The Da Vinci Code places Robert Langdon in Paris for academic reasons (I think it was to give a lecture) as well as to meet with a noted art historian named Jacques Saunière, who’s the curator of the Louvre and the leader of a secret society. Unfortunately for Langdon, Saunière is murdered and he becomes the prime suspect.
Continue reading ““The Da Vinci Code” by Dan Brown”
It’s the end of March and I’ve FINALLY started reviewing the books I read this year, smh. The first two books I read in 2020 were both audiobooks, which shows that this year began on a busy note.
It’s a little surprising to me how comfortable I’ve become with audiobooks. Now I don’t mind listening to new-to-me books on audio; however, I can only do so for certain genres. I refrain from listening to new-to-me epic fantasy books on audio since they tend to be very detailed and there’s no way I’d be able to keep up or remember what’s said. If I do listen to such a book on audio, it’s because it’s a reread.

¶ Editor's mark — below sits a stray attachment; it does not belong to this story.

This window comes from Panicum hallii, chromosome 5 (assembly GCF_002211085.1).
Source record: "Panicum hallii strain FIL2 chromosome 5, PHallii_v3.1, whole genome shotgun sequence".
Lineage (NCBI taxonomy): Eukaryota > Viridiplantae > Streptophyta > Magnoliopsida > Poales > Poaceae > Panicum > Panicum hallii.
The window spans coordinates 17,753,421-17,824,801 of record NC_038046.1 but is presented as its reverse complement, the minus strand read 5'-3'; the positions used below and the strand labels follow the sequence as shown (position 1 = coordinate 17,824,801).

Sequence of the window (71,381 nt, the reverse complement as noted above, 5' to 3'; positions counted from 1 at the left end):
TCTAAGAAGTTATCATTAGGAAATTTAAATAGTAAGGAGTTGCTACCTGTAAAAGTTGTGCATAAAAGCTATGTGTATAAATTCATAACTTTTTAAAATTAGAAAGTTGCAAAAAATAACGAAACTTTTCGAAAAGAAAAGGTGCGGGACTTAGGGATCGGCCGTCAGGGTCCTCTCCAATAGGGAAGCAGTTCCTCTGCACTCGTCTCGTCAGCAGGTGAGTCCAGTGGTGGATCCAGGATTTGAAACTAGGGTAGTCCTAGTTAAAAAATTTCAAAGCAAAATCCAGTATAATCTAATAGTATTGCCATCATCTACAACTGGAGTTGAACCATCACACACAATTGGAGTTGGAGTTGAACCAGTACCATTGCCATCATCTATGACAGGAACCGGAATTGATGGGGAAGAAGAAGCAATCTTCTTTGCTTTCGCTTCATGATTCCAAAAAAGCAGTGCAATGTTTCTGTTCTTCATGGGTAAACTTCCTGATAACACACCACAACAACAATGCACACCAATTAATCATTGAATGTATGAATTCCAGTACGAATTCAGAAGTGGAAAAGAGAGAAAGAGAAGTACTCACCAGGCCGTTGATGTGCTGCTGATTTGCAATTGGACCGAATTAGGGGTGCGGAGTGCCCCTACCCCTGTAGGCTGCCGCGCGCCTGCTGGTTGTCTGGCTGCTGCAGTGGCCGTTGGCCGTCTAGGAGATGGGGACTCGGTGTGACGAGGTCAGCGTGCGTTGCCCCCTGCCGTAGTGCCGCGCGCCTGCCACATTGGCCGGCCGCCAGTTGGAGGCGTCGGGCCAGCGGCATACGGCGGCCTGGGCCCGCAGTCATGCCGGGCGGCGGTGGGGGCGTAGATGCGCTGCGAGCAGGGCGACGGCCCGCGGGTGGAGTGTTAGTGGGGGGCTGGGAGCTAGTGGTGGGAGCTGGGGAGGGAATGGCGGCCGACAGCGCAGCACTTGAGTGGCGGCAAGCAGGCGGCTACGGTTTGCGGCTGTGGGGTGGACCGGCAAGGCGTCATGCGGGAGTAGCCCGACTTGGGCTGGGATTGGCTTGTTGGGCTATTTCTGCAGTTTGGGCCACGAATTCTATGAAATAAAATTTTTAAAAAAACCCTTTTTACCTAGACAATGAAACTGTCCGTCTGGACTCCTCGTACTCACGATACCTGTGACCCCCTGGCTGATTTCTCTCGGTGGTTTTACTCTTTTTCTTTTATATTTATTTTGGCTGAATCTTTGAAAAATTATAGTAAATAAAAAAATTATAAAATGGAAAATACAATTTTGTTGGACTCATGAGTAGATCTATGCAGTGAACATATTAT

As for these two books, one is a psychological thriller/mystery, which work well for me on audio because I get so hooked on the mystery that my attention hardly strays from the story, and the other is a memoir, which, surprisingly, works well for me on audio too. There are no similarities between these two books other than that they were the first books I read this year and they are both audiobooks. Those are the only reasons why I paired them in this post.
Blue Monday by Nicci French, narr. by Beth Chalmers
Psychological Thriller; Mystery
Frieda Klein, book 1